A careful reading of this memorandum leads to at least two possible conclusions of intent. One, the language appears to imply the president is eager to get the rule implemented to ban bump stocks. The other conclusion is, the lack of clarity in its wording that requires one to “read in implications” means this is just political cover for some later date having the rule development process conclude that bump stocks cannot be included in the legal definition of machine gun and therefore cannot be legally banned. At that point, POTUS 45 can then point to this memorandum as his “doing the best he could”.

I find even the timing of this memorandum to be suspicious. It appears to me to be a political act to make it look like the president is “doing something” about the recent school shooting in Florida that remains in the news daily. As far as I know, a bump stock was not used in the Florida shooting. One was used in the Las Vegas shooting last October, and that is when the whole idea of banning them began to be seriously considered publicly. So why this now?

If POTUS 45 was really interested in moving this process along, he would have issued this memorandum much earlier. The comment period following the December notice (referred to above) ended almost a month ago (January 25, 2018). If this action was a true priority, it would have been issued in late January. Even better, he would have submitted draft legislation to Congress to fix the law. That would make clear that change in the law is the best solution, because then it would not be left to the whim, ideology or priorities of future administrations who could make changes to the rules.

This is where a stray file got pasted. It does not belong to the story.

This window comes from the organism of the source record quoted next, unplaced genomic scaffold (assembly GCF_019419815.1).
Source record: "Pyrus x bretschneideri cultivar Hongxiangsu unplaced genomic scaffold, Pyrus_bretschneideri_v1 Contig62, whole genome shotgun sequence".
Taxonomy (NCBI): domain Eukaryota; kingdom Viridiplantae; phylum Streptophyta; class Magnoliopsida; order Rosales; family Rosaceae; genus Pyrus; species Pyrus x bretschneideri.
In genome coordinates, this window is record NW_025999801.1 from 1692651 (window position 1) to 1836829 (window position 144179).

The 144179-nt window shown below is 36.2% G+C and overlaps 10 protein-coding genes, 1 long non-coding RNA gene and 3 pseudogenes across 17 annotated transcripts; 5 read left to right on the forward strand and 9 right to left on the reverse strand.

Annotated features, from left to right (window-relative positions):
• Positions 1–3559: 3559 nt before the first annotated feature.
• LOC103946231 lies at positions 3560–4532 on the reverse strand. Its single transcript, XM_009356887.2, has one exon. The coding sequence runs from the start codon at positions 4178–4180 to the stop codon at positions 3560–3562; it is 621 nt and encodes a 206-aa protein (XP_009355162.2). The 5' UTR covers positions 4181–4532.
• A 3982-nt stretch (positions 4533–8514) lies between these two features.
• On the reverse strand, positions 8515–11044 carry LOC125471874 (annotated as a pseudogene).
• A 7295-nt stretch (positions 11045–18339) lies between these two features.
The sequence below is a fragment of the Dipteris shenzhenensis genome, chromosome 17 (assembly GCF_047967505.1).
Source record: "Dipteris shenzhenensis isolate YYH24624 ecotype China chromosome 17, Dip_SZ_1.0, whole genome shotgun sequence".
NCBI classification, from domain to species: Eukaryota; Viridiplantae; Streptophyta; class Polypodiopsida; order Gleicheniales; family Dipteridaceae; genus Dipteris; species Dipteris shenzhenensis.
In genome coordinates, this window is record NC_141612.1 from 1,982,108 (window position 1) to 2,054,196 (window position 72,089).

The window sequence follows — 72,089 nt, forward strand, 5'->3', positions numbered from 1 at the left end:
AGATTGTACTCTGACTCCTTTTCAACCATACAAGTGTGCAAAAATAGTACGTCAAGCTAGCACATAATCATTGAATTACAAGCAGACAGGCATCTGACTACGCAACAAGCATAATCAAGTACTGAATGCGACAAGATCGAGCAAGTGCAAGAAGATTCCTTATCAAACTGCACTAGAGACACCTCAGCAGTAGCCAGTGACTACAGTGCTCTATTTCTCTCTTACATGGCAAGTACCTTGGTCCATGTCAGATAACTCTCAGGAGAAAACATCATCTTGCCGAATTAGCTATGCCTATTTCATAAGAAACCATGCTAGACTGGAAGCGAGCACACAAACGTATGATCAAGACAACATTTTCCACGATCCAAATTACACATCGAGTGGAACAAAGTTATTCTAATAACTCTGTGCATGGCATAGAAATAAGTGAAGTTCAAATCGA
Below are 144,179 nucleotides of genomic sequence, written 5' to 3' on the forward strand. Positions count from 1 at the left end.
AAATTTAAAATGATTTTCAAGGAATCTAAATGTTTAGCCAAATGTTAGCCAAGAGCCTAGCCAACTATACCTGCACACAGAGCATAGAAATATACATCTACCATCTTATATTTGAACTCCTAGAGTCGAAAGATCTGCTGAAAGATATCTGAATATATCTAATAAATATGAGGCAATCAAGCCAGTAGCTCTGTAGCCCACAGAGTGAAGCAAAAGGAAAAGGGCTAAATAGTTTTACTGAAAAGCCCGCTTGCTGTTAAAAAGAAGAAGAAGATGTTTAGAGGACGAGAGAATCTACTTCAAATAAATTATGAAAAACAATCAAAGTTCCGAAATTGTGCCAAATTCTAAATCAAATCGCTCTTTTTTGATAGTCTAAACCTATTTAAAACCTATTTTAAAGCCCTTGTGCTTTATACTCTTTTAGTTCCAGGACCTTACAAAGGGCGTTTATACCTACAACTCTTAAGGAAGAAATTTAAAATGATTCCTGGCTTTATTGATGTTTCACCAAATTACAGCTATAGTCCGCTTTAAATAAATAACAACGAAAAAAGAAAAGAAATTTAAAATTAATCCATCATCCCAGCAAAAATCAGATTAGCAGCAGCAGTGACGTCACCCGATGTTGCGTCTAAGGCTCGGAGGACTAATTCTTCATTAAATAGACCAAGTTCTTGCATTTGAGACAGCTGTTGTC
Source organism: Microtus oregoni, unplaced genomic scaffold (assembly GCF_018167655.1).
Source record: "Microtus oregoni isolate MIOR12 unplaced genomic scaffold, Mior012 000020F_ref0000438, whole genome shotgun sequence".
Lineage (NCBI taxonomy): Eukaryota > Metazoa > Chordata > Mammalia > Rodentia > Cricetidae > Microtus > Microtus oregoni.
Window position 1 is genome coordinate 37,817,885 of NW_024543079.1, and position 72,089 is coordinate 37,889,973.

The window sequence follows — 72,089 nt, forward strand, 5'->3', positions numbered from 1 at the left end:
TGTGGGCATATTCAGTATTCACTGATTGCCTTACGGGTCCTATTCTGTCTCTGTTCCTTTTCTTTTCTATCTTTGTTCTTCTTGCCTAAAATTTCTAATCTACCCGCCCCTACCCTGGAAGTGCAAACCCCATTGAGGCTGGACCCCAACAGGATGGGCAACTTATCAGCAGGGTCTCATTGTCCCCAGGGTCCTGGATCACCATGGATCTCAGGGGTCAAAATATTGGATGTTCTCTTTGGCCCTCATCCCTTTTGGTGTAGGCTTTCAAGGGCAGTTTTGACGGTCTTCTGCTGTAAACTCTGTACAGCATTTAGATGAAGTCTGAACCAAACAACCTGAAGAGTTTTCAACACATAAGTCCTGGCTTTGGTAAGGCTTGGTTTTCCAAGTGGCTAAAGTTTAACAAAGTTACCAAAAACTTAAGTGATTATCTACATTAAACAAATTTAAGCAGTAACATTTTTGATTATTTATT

Ultimately, the practical reality is nothing in this order is actually accomplishing anything. Any future action on this particular issue is completely in the hands of the Justice Department. They will decide what the proposed rule will be. They will decide the timing of when to open the comment period for that proposed rule, and finally, they will decide on the eventual content of the final rule.

I suspect if any rule eventually is adopted, it will only be because banning bump stocks is purportedly supported by the NRA. I’m more skeptical about the most conservative members of Congress supporting this, as I think they remain opposed to anything that even remotely resembles gun control. If legislators really saw this as a priority, legislation would have passed already.